In the last two weeks I had several conversations on how to best measure descriptive representation (i.e. the numerical representation of groups). I treated this in my recent monograph, but also in a conference paper in 2011. In my view, there are three important points: (1) What’s best depends on your research question. (2) It is important to include the population and the representatives. (3) I recommend two measures as follows: Ri / Pi for measuring the representation of a single group (e.g. a specific minority group, or all minorities combined as opposed to the majority population); for the situation at the national level, I prefer the Rose index (1 – 0.5 * |Ri – Pi|) over the Gallagher index (but following recent simulations I have undertaken, less strongly than previously). Ri stands for the proportion of a group among the representatives, Pi for the proportion among the population.
There’s always more to say, and many potential figures did not make it into my research monograph on political representation. I have added some additional figures on Figshare. I have added additional plots on the distributions of representation scores in different policy domains, but also included some of the figures in the book, including the theoretical framework of political representation developed in the book.
It’s been in the works for a long time, but I have the pleasure to announce the publication of my monograph.
Why Aren’t They There? is a comprehensive study of political representation in a cross-national format. It examines the representation of women, ethnic groups, and policy positions in a cross-country comparison.
The book includes an analysis of the representation of women over time, and presents a critical view of the effectiveness of quotas. Using new data on ethnic groups in legislatures, the book is a significant step forward in the analysis of political representation. The representation of issue positions is examined in eight policy domains. The systematic approach of the book allows a ground-breaking examination of how different forms of representation – women, ethnic groups, issue positions – are interlinked.
It examines aspects that are unattainable in studies focusing on only a single form of representation. This results in a comprehensive understanding of political representation, and leads to important and policy-relevant insights for electoral engineering.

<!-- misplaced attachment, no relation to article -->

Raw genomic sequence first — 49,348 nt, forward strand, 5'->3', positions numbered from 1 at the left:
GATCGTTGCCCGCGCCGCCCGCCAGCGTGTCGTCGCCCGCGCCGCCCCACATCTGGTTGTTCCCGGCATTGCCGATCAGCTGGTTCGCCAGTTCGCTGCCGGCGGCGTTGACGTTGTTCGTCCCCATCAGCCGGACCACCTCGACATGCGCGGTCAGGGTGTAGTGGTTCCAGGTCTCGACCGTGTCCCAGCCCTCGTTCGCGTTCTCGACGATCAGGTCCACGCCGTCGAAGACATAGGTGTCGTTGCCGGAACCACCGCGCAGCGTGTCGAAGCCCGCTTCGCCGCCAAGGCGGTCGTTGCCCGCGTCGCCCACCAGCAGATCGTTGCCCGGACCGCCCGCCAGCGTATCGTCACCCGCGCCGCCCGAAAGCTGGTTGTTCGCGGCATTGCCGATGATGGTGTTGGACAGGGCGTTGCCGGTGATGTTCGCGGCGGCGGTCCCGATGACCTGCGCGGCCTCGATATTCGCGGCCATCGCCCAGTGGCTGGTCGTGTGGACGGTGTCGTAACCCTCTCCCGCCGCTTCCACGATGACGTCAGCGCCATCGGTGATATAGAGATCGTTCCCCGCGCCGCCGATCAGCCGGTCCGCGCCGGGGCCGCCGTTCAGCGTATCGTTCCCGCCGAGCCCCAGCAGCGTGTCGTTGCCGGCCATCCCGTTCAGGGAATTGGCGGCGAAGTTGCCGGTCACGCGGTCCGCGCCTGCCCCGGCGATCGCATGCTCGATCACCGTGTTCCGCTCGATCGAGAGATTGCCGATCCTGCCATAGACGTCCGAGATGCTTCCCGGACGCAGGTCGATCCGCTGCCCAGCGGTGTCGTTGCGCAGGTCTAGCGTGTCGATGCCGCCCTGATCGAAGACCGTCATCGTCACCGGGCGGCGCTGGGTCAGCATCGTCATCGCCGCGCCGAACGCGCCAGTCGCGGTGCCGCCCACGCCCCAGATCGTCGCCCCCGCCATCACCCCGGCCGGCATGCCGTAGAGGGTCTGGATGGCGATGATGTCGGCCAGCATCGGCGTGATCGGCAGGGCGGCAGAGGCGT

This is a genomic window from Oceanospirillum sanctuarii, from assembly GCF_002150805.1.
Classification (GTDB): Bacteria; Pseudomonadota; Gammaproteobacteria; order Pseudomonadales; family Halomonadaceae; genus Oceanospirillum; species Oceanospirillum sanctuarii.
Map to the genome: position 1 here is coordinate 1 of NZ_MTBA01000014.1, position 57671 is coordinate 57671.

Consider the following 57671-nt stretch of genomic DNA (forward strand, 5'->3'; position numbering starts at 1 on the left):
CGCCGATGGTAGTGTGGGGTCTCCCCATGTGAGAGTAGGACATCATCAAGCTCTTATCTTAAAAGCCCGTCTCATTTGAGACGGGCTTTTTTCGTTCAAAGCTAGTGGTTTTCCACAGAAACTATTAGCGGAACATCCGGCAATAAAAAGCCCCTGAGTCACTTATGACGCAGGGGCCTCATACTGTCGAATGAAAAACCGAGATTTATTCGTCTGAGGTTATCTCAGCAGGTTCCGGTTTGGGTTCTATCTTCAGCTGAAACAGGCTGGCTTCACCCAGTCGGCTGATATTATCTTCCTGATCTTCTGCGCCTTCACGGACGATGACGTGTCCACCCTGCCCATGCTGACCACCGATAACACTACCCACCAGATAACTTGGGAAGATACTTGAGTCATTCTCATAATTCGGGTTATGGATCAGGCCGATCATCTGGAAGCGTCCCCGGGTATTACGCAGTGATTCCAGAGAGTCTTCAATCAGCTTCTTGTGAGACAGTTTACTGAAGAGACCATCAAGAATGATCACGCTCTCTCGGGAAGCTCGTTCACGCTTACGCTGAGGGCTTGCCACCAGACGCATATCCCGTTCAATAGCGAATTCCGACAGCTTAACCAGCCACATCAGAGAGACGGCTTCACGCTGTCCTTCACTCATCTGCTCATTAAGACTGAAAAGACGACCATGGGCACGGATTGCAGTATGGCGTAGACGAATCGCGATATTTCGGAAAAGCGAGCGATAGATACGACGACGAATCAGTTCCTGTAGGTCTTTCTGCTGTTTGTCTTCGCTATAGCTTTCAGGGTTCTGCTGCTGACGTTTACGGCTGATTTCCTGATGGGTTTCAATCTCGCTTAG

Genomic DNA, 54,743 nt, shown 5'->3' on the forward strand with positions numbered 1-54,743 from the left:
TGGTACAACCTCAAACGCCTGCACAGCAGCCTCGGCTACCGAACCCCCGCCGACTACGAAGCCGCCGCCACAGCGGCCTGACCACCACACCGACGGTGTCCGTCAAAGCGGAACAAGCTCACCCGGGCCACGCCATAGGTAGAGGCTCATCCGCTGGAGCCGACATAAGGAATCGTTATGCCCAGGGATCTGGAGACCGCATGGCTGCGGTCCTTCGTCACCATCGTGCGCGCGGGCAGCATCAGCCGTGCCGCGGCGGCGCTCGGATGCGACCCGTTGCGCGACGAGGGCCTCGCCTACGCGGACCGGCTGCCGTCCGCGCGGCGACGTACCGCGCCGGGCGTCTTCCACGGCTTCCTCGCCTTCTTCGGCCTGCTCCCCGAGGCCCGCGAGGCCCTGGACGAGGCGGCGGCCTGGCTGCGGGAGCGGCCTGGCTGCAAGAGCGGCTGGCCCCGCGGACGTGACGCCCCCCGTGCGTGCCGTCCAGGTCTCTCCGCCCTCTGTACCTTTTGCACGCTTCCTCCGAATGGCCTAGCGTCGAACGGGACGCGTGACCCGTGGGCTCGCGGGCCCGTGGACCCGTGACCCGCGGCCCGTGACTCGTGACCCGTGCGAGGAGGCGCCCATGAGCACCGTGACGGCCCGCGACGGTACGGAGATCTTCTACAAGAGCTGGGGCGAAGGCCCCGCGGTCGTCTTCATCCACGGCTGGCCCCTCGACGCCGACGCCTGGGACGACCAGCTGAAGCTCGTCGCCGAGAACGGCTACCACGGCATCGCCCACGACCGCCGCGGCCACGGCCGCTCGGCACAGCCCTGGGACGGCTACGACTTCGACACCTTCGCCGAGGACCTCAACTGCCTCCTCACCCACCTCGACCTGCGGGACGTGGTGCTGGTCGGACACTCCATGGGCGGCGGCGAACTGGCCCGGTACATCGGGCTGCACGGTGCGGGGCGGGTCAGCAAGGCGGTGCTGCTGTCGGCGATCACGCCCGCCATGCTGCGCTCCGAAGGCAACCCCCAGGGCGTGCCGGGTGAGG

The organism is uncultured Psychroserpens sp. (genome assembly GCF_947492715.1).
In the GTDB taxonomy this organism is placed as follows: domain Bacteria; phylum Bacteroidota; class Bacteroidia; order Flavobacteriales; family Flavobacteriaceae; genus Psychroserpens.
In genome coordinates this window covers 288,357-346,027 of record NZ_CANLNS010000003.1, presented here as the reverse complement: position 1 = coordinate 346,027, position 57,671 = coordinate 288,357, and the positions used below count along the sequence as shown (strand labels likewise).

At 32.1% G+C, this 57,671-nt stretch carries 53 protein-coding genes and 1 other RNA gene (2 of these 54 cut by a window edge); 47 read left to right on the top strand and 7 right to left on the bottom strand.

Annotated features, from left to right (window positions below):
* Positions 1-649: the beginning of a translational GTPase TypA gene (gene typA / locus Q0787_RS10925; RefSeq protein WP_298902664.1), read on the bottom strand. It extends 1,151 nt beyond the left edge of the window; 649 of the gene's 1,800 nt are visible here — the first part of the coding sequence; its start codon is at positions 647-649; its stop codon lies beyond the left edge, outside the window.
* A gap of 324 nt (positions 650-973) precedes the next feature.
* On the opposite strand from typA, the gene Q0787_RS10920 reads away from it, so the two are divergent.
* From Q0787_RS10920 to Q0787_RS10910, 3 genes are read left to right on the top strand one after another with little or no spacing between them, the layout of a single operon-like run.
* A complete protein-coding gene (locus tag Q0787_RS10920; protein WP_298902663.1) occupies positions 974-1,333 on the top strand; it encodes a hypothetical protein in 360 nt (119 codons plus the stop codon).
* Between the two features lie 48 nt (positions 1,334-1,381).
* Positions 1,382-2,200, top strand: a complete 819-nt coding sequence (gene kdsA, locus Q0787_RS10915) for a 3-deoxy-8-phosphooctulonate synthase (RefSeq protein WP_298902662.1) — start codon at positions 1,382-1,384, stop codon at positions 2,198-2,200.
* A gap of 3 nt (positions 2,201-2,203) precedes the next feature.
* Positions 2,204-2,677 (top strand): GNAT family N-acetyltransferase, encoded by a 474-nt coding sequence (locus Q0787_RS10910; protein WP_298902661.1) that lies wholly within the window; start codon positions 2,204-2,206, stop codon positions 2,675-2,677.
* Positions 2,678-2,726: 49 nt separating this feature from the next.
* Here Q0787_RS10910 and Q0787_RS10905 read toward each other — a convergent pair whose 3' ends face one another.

In the project SOM we use a large media analysis to examine claims-making in the news. I looked at the gender aspect. Since the original data does not record the gender of the claimant, I used the first name of the 200 most common first names and manually assigned the gender.
This gives me 531 claims by women (16%), and 2729 claims by men (84%).
I find significant differences across countries in the proportion of claims made by women (as opposed to men):
My initial thought was that these differences are just another reflection of the different levels of descriptive representation. This isn’t the case, though (r=0.08):
I also looked at the frames used in political claims; men tend to use identity frames a bit more often, women moral arguments more often and instrumental frames. Instrumental frames are dominant for men and women.
In his 1993 paper, Richard Matland argues that party magnitude — the district magnitude divided by the number of parties — is causally closer to levels of political representation than the underlying district magnitude. The concept of party magnitude is used from time to time in the literature, but usually little attention is paid as to how it works.
In addition to the effects of district magnitude, assuming that men are more likely to take the top spot of party lists than women are, where there are fewer parties competing, the likelihood that a woman is elected is increased by reaching further down the party list. Combining the two effects, it is also apparent why, as Matland acknowledges, the effects of party magnitude are temporarily limited. The association is weak where the proportion of women in parliament is low. In this case the likelihood of that a woman is elected is low in any case. As the proportion of women in parliament increases, so does the association. Once women are as common as candidates as men are, and they are equally likely to appear at the top of party lists, the association once again decreases. The likelihood that a woman is elected in this case approaches 50%.
Matland, R. (1993). Institutional variables affecting female representation in national legislatures: The case of Norway. Journal of Politics, 55, 737-55.